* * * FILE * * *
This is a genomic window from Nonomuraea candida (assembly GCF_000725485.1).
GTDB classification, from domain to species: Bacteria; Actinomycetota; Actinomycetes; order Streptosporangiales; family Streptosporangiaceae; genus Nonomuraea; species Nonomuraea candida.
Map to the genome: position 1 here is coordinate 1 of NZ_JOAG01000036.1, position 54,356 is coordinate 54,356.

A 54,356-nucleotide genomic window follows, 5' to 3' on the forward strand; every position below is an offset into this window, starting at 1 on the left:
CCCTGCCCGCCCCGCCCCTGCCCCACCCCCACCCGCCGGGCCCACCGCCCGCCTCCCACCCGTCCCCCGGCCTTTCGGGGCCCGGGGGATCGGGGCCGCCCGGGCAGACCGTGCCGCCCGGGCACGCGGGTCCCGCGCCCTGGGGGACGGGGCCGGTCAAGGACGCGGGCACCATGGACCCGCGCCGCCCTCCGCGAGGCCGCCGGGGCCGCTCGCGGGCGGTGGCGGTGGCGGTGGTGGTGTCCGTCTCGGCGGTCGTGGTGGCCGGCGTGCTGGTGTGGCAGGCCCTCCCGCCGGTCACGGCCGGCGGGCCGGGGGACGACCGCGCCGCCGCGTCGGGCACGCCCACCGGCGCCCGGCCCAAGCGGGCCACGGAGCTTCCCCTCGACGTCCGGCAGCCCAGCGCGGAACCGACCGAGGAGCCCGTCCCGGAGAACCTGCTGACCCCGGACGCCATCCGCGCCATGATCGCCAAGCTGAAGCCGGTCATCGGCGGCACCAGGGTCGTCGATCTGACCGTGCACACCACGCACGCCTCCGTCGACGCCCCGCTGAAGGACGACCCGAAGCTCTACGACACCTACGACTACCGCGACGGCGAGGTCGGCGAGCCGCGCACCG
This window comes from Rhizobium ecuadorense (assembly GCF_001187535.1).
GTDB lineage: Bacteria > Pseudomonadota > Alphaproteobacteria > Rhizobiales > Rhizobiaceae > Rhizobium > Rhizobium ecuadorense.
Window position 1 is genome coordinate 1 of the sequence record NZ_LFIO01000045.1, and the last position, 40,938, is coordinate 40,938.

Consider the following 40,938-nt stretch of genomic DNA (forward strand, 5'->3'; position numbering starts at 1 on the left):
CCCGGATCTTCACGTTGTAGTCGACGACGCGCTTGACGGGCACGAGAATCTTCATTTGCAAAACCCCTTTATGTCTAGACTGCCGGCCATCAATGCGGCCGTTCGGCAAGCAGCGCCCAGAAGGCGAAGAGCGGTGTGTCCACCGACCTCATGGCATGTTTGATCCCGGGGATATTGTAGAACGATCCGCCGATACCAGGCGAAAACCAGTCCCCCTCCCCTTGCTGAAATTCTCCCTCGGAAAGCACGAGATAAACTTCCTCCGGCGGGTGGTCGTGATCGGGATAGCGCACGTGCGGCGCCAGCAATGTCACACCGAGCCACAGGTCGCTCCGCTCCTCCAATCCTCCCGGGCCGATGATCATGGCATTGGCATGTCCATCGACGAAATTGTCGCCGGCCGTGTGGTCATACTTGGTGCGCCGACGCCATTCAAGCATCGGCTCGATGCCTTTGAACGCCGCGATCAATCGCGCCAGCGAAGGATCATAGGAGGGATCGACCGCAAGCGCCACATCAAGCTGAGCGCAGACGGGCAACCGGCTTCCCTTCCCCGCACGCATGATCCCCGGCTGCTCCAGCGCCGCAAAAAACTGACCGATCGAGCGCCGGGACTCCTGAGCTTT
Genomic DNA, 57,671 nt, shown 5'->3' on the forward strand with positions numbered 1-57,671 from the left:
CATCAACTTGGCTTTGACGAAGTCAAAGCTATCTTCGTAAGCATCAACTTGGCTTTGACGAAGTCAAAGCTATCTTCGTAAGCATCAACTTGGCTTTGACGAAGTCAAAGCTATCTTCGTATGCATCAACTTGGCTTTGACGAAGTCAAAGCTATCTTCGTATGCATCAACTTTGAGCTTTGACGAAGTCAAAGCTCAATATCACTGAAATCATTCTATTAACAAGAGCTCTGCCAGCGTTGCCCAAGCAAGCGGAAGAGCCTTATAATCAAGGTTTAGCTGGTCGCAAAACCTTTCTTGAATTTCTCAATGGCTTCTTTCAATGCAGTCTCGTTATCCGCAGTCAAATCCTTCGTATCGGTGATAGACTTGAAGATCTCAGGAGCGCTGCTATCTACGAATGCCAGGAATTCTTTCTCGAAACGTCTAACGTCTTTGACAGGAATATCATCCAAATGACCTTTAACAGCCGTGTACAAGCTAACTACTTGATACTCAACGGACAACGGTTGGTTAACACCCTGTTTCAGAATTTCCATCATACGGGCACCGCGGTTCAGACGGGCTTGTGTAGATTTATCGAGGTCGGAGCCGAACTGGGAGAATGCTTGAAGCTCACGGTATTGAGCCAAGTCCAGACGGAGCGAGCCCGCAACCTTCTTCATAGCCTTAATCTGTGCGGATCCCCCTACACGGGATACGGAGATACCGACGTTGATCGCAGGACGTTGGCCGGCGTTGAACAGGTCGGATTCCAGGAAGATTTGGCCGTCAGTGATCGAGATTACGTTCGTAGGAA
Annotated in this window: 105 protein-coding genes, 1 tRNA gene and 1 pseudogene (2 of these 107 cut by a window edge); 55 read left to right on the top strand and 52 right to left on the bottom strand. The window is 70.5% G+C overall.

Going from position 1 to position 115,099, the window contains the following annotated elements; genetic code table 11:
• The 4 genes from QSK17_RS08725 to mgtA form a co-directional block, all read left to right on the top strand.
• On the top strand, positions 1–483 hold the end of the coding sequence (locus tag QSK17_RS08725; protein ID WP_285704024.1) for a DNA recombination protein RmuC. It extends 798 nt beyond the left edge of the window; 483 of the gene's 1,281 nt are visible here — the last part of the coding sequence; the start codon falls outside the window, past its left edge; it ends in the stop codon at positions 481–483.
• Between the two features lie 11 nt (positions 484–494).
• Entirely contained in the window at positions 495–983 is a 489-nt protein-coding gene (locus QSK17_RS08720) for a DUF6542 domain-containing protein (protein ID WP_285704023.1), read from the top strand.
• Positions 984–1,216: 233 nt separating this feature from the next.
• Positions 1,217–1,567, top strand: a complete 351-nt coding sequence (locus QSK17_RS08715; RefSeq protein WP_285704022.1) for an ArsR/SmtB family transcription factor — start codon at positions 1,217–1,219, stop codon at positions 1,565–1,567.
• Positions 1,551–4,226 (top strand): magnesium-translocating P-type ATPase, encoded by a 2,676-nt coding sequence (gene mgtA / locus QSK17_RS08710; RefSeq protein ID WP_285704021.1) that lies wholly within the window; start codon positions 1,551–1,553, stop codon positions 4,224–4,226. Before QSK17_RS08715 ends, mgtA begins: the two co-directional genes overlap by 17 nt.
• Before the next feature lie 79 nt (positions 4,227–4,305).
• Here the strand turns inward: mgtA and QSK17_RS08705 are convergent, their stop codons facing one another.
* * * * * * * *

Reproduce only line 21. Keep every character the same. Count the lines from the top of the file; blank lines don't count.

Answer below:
• Positions 1,551–4,226 (top strand): magnesium-translocating P-type ATPase, encoded by a 2,676-nt coding sequence (gene mgtA / locus QSK17_RS08710; RefSeq protein ID WP_285704021.1) that lies wholly within the window; start codon positions 1,551–1,553, stop codon positions 4,224–4,226. Before QSK17_RS08715 ends, mgtA begins: the two co-directional genes overlap by 17 nt.